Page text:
Of course Goya never saw a photograph. The first daguerreotypes were produced in 1839, 11 years after he died, and 40 years after the Caprichos confounded the pictorial expectations of patrons accustomed to painting. Yet the essential visual qualities of photography—both the inherent strengths and the inherent weaknesses ultimately transformed into strengths—are evident in the Caprichos and fully developed in the Disasters. Indeed, just as photographs can help us to appreciate Goya’s prints, his etchings can enhance our appreciation of photographs.
The essential dynamic in Goya’s printmaking, as in photography, is the interplay between representation and abstraction, in which the latter imbues the former with a point of view without evident distortion. Focus is a key aspect of this process. InCaprichos such as Out Hunting for Teeth, the foreground figures (a woman pulling out a hanged man’s molar for use as an amulet) are sharply engraved, while the nocturnal setting, primarily rendered in dark shades of aquatint, is unintelligibly vague. By these means Goya accomplishes what a camera does with limited depth of field, a problem inherent in optics exploited by good photographers to accentuate what is important. Reality is subtly contextualized by the artist. In the case of Out Hunting for Teeth, the visible details convince us that such farces really happen, while the haziness suggests that, given the power of superstition, they could occur anywhere.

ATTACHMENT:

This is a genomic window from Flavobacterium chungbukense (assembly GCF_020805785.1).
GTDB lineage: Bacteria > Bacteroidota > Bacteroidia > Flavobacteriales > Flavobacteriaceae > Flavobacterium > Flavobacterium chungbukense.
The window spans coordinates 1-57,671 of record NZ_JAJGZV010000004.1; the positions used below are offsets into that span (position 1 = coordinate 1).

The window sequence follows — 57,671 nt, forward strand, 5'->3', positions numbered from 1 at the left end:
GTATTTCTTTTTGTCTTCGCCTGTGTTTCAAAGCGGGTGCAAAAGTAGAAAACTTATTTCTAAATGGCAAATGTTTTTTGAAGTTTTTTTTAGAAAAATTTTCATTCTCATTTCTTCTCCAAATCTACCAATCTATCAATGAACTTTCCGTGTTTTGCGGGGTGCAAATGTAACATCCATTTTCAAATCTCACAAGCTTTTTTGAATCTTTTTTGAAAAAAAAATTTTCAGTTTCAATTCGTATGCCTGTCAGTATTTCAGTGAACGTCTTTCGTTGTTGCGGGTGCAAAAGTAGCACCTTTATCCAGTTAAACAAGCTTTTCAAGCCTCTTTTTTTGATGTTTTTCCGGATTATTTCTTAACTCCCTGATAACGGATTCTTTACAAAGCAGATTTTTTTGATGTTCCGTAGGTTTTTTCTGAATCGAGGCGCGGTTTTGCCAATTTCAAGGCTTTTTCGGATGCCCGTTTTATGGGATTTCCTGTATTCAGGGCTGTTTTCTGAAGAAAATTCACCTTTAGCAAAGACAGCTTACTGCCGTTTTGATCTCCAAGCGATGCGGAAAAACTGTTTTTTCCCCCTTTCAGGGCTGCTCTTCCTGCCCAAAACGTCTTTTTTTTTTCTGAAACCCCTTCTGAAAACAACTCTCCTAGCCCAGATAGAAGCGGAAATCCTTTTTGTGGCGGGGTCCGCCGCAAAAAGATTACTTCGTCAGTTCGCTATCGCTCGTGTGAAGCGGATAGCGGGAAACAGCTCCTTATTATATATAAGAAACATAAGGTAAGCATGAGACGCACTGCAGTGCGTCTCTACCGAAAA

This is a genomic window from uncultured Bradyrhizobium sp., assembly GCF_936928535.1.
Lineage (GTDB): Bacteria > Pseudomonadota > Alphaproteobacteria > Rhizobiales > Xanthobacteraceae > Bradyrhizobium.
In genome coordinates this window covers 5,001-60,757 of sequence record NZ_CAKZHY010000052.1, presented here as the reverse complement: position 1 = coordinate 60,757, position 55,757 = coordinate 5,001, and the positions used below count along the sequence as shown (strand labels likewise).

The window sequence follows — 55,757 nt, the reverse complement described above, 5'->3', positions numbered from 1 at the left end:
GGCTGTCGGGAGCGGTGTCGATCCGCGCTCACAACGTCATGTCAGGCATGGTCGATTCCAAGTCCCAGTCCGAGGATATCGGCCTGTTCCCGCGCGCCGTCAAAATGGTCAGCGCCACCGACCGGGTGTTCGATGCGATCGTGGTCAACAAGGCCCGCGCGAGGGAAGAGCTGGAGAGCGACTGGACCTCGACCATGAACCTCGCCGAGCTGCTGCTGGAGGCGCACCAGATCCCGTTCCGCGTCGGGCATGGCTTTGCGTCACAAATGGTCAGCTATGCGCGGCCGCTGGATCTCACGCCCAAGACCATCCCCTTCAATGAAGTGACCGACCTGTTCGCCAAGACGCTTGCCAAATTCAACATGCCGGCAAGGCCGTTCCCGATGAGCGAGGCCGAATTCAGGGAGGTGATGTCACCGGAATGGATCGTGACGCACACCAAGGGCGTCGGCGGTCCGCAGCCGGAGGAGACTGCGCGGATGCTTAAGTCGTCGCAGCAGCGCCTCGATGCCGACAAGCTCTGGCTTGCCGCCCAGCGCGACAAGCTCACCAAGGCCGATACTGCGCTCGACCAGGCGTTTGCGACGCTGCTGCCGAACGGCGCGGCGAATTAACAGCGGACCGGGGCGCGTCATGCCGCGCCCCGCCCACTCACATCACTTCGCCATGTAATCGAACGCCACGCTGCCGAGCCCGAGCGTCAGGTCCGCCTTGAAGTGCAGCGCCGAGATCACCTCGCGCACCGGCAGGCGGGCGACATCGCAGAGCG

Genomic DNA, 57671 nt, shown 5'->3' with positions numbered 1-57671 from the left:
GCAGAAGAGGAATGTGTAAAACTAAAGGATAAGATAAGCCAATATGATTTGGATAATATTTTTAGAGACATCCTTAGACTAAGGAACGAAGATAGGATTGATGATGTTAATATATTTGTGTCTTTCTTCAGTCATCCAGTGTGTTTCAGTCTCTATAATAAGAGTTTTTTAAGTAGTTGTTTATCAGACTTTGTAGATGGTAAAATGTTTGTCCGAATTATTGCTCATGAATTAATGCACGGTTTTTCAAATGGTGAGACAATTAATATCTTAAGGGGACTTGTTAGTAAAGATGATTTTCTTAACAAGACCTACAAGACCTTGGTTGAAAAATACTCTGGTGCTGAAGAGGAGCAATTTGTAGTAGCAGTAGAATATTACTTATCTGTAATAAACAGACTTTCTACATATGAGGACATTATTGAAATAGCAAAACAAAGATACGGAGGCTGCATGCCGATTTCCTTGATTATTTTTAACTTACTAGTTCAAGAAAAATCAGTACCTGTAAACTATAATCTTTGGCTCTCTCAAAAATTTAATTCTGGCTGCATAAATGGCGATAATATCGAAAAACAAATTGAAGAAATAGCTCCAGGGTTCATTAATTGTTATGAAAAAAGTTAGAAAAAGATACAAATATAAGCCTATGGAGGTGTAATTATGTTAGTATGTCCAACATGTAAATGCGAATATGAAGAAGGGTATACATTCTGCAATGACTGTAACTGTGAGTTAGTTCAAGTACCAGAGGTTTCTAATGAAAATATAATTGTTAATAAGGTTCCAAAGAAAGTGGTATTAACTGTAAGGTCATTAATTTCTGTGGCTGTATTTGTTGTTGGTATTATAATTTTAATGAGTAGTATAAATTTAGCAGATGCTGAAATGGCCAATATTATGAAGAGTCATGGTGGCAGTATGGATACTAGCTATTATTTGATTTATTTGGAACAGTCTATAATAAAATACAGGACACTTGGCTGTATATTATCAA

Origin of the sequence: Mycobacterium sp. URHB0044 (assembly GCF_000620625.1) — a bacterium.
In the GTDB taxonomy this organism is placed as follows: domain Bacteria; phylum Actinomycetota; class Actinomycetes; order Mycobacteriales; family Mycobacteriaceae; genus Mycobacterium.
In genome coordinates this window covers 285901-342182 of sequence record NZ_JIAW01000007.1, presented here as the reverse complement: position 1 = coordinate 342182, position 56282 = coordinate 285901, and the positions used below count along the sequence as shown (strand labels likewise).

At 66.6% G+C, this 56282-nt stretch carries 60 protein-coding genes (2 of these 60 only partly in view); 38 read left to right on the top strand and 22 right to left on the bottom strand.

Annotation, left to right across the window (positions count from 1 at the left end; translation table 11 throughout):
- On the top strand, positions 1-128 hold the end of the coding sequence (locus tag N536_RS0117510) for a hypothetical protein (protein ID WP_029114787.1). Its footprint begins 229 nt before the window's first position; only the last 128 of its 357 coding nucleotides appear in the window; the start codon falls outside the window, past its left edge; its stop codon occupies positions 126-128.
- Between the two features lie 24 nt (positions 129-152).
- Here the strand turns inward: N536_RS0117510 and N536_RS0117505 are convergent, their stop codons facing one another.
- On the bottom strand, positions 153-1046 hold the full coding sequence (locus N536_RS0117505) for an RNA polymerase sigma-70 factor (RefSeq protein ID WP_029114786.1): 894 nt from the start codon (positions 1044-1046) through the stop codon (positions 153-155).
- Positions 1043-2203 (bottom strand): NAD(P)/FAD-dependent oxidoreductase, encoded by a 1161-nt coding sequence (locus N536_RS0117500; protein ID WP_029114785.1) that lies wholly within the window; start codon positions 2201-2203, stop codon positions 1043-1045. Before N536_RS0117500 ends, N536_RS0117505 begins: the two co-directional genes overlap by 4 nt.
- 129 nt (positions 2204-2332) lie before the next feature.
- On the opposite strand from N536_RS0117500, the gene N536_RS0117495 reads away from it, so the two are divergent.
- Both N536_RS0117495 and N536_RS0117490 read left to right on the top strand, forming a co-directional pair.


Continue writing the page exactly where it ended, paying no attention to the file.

Goya realized that such techniques would work—that his images would register psychologically even if they didn’t exactly correspond to external reality—by observing the limitations of his own vision. “I do not count the hairs on the beard of the man who passes by any more than the buttonholes on his jacket attract my notice,” he argued. “My brush should not see better than I do.” That insight may have suggested another photographic trope so effectively used in his prints: cropping. Reality is all-encompassing, and traditional 18th-century scene painting approximates this wholeness by synthesis, selectively altering the world as naturally seen to fit the composition. A photograph cannot do that. With a set aspect ratio, a camera can provide only a fragment, a limitation that good photographers overcome by finding an evocative excerpt. The best photographers use this radical abridgement to fold time into a still image. Given a glance, we’re impelled not only to imagine what’s around the corner but also to project the scene into the past and the future. This is the essence of Henri Cartier-Bresson’s “decisive moment.” It’s also the basis of Caprichos such as They Carried Her Off, and far more starkly, Disasters such asOne Cannot Look at This, as well as, most notoriously, And It Can’t be Helped.